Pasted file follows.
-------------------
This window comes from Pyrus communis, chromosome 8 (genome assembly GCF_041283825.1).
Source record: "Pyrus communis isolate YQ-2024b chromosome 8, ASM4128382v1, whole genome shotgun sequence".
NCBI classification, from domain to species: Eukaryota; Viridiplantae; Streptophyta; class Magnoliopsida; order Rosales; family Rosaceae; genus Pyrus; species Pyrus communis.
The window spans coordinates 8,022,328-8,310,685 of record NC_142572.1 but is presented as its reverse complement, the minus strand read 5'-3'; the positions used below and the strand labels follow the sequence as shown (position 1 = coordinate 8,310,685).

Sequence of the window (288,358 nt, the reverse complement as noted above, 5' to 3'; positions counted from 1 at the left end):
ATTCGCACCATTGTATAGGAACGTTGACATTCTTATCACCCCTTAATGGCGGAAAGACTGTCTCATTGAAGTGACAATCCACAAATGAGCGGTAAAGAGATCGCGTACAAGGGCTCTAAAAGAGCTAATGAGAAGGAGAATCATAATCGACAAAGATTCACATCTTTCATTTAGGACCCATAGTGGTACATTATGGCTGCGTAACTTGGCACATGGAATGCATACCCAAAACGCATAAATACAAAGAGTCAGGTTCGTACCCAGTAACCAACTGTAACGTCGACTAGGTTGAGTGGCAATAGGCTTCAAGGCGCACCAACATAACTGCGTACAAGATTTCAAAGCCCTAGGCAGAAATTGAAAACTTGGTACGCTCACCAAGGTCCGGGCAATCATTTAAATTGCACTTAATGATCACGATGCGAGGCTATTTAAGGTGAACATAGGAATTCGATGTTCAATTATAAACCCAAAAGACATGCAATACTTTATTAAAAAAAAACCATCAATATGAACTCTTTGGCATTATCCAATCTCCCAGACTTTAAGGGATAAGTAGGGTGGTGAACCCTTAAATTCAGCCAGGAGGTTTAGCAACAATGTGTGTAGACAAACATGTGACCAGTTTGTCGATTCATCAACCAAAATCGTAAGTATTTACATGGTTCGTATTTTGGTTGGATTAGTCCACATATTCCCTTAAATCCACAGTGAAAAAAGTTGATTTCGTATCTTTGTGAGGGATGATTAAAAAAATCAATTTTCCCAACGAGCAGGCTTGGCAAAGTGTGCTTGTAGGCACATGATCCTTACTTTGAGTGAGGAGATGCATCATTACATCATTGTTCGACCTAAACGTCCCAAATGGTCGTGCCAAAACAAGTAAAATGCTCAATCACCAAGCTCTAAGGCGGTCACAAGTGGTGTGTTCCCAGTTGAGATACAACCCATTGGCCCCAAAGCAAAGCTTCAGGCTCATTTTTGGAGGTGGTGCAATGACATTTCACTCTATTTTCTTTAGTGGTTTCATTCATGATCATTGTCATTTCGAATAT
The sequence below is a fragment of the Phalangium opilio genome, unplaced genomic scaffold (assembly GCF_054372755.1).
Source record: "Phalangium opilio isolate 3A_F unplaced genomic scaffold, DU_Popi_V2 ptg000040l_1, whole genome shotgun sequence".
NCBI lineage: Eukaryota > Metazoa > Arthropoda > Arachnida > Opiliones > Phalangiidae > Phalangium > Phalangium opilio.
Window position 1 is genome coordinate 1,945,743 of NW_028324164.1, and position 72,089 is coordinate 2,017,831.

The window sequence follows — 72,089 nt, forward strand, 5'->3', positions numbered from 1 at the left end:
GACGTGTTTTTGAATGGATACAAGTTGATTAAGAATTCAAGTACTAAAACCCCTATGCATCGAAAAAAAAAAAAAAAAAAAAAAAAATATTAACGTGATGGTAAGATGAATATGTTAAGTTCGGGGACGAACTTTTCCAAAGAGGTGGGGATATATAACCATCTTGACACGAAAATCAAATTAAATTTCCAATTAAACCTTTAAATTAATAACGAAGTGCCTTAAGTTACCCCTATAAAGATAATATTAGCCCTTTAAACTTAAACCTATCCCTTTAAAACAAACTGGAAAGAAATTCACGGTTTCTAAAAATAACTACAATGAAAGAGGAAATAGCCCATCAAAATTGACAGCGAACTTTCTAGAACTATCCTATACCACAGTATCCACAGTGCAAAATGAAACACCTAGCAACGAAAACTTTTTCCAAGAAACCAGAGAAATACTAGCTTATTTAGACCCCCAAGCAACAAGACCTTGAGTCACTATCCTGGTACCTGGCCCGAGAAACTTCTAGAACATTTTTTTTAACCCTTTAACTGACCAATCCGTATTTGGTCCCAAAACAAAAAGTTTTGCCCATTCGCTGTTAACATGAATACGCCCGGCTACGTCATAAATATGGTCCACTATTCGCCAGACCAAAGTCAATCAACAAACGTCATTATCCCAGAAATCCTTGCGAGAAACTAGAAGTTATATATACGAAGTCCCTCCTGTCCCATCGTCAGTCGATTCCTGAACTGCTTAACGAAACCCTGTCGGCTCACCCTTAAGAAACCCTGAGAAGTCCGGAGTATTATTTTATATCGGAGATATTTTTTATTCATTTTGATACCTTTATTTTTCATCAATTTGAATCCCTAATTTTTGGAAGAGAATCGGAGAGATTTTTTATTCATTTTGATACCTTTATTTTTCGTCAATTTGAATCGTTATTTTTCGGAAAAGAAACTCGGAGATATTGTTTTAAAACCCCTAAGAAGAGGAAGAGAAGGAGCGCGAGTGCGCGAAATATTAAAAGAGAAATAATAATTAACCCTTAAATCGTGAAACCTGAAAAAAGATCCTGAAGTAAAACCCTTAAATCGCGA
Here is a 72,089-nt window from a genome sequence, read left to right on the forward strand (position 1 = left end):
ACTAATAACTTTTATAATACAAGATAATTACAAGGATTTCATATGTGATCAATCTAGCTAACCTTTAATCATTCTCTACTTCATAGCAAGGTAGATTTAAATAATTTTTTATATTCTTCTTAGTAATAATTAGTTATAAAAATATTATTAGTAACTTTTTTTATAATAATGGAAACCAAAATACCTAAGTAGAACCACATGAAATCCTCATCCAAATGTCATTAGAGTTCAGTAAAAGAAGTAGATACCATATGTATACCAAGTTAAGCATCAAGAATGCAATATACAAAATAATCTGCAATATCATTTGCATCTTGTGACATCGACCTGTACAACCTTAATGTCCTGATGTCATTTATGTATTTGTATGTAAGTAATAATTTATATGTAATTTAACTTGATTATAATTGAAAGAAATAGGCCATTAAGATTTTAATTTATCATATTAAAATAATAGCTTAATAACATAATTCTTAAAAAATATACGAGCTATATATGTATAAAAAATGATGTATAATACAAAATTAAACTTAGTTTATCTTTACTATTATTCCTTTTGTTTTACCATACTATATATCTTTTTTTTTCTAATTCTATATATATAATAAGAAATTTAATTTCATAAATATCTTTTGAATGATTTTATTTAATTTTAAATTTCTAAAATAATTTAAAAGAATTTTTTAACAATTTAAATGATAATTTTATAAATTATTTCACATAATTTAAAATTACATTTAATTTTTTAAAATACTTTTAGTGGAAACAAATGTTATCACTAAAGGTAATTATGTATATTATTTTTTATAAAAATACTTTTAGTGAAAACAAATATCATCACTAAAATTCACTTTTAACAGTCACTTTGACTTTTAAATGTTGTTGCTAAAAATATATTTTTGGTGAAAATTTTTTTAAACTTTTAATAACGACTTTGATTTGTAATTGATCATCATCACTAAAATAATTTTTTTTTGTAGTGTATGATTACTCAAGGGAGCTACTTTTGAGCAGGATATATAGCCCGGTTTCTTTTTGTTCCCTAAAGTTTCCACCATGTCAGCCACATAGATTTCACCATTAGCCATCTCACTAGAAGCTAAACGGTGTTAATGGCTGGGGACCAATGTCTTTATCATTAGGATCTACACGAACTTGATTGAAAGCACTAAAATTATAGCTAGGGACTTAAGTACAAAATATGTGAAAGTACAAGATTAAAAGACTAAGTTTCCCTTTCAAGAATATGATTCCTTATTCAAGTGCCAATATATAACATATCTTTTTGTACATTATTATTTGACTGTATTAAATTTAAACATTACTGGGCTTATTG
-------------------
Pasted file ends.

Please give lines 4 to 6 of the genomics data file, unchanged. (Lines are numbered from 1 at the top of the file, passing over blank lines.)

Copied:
The window spans coordinates 8,022,328-8,310,685 of record NC_142572.1 but is presented as its reverse complement, the minus strand read 5'-3'; the positions used below and the strand labels follow the sequence as shown (position 1 = coordinate 8,310,685).

Sequence of the window (288,358 nt, the reverse complement as noted above, 5' to 3'; positions counted from 1 at the left end):
ATTCGCACCATTGTATAGGAACGTTGACATTCTTATCACCCCTTAATGGCGGAAAGACTGTCTCATTGAAGTGACAATCCACAAATGAGCGGTAAAGAGATCGCGTACAAGGGCTCTAAAAGAGCTAATGAGAAGGAGAATCATAATCGACAAAGATTCACATCTTTCATTTAGGACCCATAGTGGTACATTATGGCTGCGTAACTTGGCACATGGAATGCATACCCAAAACGCATAAATACAAAGAGTCAGGTTCGTACCCAGTAACCAACTGTAACGTCGACTAGGTTGAGTGGCAATAGGCTTCAAGGCGCACCAACATAACTGCGTACAAGATTTCAAAGCCCTAGGCAGAAATTGAAAACTTGGTACGCTCACCAAGGTCCGGGCAATCATTTAAATTGCACTTAATGATCACGATGCGAGGCTATTTAAGGTGAACATAGGAATTCGATGTTCAATTATAAACCCAAAAGACATGCAATACTTTATTAAAAAAAAACCATCAATATGAACTCTTTGGCATTATCCAATCTCCCAGACTTTAAGGGATAAGTAGGGTGGTGAACCCTTAAATTCAGCCAGGAGGTTTAGCAACAATGTGTGTAGACAAACATGTGACCAGTTTGTCGATTCATCAACCAAAATCGTAAGTATTTACATGGTTCGTATTTTGGTTGGATTAGTCCACATATTCCCTTAAATCCACAGTGAAAAAAGTTGATTTCGTATCTTTGTGAGGGATGATTAAAAAAATCAATTTTCCCAACGAGCAGGCTTGGCAAAGTGTGCTTGTAGGCACATGATCCTTACTTTGAGTGAGGAGATGCATCATTACATCATTGTTCGACCTAAACGTCCCAAATGGTCGTGCCAAAACAAGTAAAATGCTCAATCACCAAGCTCTAAGGCGGTCACAAGTGGTGTGTTCCCAGTTGAGATACAACCCATTGGCCCCAAAGCAAAGCTTCAGGCTCATTTTTGGAGGTGGTGCAATGACATTTCACTCTATTTTCTTTAGTGGTTTCATTCATGATCATTGTCATTTCGAATAT